On Thu, May 10, 2012 at 10:28 AM, Kevin Grittner <kevin.gritt...@wicourts.gov> wrote: >> One problem I see with this approach is that its efficiency >> depends on the average tuple length, at least with a naive >> approach to random ctid generator. The simplest way to generate >> those randomly without introducing bias is to generate a random >> page index between 0 and the relation's size in pages, > > Right. > >> and then generate random tuple index between 0 and >> MaxHeapTuplesPerPage, which is 291 on x86-64 assuming the standard >> page size of 8k. > > I think we can do better than that without moving too far from "the > simplest way". It seems like we should be able to get a more > accurate calculation of a minimum base tuple size based on the table > definition, and calculate the maximum number of those which could > fit on a page. On the other hand, ctid uses a line pointer, doesn't > it? Do we need to worry about dead line pointers allowing higher > tuple indexes than the calculated maximum number of tuples per page?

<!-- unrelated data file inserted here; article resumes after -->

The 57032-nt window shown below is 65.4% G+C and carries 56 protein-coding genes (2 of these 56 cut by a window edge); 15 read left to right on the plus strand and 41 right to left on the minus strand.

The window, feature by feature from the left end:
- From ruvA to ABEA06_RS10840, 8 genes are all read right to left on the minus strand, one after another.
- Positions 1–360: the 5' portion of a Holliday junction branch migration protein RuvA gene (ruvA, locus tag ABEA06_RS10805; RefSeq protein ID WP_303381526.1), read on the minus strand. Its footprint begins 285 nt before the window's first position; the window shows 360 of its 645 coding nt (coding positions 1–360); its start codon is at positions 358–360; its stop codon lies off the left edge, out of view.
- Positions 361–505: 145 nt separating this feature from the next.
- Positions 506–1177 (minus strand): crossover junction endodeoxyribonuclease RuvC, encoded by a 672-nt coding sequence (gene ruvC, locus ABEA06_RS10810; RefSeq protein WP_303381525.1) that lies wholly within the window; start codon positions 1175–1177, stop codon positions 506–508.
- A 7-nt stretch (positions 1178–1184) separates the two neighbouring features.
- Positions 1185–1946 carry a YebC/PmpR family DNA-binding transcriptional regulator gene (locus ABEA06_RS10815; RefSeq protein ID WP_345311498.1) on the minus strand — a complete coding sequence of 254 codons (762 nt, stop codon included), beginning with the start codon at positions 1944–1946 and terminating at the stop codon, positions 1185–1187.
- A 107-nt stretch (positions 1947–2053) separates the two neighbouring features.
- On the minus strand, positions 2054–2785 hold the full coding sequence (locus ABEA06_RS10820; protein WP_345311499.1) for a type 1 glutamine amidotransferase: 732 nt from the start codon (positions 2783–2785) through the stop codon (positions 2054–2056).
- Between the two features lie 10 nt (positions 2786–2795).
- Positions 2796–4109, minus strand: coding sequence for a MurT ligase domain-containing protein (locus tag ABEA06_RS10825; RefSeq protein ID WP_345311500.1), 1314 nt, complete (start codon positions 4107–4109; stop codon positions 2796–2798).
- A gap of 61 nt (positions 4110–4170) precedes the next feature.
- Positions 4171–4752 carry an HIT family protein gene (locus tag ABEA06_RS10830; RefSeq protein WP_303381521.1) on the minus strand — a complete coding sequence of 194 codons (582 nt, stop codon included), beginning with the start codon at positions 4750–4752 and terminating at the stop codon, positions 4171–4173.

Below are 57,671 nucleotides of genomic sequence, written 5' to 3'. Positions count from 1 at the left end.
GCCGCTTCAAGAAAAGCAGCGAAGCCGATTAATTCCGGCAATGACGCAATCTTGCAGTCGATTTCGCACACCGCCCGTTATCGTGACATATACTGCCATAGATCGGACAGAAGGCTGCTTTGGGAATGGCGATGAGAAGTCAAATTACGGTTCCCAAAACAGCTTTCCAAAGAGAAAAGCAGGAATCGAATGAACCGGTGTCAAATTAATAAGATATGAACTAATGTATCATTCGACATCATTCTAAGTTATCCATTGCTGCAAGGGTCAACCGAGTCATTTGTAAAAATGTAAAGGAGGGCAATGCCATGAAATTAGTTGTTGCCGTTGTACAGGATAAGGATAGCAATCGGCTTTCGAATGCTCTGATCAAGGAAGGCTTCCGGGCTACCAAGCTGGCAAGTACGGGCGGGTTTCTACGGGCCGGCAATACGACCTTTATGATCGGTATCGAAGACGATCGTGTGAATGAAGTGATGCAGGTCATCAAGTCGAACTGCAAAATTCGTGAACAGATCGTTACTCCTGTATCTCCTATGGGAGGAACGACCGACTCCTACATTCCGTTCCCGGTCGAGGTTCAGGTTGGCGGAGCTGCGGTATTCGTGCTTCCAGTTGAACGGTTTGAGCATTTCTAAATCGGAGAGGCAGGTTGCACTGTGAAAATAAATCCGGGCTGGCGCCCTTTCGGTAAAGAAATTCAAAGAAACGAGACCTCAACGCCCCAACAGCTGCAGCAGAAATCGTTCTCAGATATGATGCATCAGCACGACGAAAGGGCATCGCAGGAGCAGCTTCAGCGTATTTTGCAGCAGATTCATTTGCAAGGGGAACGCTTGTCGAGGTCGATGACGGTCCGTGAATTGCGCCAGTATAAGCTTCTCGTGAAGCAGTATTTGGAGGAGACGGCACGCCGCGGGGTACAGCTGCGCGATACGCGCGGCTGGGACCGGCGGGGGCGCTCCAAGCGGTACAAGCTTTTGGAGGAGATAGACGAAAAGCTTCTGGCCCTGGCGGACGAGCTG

I wonder if you could do this with something akin to the Bitmap Heap Scan machinery. Populate a TID bitmap with a bunch of randomly chosen TIDs, fetch them all in physical order, and if you don't get as many rows as you need, rinse and repeat until you do. I'm worried this project is getting so complicated that it will be beyond the ability of a new hacker to get anything useful done. Can we simplify the requirements here to something that is reasonable for a beginner? -- Robert Haas EnterpriseDB: http://www.enterprisedb.com The Enterprise PostgreSQL Company -- Sent via pgsql-hackers mailing list (email@example.com) To make changes to your subscription: http://www.postgresql.org/mailpref/pgsql-hackers